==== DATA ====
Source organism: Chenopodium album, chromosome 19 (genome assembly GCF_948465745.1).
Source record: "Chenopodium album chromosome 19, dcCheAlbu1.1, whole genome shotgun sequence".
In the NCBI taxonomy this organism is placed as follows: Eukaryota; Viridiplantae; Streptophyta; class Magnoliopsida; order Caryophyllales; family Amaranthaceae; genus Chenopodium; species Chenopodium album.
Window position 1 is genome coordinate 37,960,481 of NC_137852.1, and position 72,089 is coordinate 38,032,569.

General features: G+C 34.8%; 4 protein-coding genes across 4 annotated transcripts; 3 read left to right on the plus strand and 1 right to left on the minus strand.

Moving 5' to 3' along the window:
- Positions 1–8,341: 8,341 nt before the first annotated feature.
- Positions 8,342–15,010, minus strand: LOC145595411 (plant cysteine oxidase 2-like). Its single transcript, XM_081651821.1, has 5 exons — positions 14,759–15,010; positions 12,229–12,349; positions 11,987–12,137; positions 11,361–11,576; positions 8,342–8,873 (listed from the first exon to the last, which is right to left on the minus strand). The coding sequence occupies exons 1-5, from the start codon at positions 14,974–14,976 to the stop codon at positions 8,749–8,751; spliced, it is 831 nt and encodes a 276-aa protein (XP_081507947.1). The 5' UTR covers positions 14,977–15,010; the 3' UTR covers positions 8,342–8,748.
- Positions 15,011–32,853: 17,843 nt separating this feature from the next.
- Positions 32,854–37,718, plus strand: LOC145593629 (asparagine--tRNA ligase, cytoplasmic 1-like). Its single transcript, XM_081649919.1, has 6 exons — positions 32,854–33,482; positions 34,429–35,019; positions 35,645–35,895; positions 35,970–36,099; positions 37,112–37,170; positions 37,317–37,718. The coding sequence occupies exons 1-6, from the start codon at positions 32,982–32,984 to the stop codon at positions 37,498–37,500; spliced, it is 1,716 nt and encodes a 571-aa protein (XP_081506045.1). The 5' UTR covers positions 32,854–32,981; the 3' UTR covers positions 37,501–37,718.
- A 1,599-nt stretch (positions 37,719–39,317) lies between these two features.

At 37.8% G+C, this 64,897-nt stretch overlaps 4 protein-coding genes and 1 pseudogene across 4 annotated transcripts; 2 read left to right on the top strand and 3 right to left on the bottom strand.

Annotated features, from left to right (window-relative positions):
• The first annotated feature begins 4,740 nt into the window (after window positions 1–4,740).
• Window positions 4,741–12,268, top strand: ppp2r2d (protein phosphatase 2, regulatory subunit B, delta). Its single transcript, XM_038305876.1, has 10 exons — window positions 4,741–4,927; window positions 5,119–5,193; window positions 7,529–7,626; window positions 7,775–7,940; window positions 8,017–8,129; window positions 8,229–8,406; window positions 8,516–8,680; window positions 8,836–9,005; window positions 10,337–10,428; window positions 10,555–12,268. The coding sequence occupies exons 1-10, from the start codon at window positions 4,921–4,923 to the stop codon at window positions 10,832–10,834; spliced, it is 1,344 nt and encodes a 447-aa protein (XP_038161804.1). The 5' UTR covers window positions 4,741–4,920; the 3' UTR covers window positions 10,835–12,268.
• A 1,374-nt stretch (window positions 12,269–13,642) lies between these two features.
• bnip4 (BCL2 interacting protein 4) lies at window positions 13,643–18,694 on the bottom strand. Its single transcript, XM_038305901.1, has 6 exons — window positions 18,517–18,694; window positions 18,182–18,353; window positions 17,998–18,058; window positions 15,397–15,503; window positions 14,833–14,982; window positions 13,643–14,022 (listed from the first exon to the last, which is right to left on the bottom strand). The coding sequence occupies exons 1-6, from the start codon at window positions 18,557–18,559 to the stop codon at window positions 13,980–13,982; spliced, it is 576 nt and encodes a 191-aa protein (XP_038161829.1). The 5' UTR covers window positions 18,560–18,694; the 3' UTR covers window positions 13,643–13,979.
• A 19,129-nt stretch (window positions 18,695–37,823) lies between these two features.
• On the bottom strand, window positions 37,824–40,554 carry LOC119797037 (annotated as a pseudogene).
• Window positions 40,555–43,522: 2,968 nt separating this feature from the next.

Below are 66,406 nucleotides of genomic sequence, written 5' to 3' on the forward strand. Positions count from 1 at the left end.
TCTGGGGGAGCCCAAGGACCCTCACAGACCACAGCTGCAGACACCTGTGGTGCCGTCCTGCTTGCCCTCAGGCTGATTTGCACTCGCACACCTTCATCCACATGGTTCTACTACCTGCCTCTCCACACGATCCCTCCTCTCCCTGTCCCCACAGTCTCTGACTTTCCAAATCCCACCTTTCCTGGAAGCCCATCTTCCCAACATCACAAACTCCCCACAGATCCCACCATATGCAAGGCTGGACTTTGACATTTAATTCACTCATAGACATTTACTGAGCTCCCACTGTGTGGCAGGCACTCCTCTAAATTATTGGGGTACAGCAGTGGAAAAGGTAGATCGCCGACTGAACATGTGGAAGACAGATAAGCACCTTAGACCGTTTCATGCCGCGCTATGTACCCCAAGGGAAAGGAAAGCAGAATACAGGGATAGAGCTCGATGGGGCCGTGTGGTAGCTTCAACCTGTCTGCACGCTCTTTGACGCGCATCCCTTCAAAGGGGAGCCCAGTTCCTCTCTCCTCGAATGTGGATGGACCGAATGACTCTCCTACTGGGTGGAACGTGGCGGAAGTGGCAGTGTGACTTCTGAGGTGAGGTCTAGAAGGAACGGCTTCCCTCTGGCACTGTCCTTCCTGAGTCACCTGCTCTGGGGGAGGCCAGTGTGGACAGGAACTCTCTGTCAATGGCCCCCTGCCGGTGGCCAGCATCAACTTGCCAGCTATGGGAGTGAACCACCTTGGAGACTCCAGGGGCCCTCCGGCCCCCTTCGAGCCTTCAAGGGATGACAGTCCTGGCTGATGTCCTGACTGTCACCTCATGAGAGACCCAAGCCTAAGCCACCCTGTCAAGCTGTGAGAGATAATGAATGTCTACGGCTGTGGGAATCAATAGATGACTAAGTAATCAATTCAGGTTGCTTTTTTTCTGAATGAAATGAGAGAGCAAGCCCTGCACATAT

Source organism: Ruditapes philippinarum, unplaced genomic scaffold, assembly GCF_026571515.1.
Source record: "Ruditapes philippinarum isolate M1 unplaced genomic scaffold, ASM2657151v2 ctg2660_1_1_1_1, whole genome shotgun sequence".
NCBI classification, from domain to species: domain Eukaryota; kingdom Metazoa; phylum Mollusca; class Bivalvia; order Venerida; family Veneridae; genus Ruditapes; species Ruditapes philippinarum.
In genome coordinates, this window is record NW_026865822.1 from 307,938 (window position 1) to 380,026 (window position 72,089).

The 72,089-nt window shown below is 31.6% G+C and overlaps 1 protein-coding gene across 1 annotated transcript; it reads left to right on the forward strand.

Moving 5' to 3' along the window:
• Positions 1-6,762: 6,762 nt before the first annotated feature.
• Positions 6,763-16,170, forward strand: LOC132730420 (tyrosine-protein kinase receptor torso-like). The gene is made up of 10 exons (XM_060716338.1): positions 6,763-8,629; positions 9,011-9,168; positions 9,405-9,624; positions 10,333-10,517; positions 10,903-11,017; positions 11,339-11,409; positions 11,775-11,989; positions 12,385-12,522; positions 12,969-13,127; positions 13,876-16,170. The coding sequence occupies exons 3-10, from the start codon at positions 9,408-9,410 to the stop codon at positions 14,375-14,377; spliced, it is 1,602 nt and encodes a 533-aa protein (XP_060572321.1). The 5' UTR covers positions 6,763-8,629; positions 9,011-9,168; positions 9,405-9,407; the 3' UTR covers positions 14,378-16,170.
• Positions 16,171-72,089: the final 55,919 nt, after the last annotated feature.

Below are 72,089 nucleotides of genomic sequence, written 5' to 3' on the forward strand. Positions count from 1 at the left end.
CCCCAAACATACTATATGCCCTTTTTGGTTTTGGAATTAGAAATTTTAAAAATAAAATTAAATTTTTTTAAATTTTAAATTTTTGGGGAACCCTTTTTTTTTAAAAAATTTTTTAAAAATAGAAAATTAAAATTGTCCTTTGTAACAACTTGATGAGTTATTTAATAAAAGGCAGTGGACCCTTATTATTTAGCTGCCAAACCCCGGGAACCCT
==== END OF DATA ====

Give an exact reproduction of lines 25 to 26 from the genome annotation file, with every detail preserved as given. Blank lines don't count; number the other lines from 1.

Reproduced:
NCBI classification, from domain to species: domain Eukaryota; kingdom Metazoa; phylum Mollusca; class Bivalvia; order Venerida; family Veneridae; genus Ruditapes; species Ruditapes philippinarum.
In genome coordinates, this window is record NW_026865822.1 from 307,938 (window position 1) to 380,026 (window position 72,089).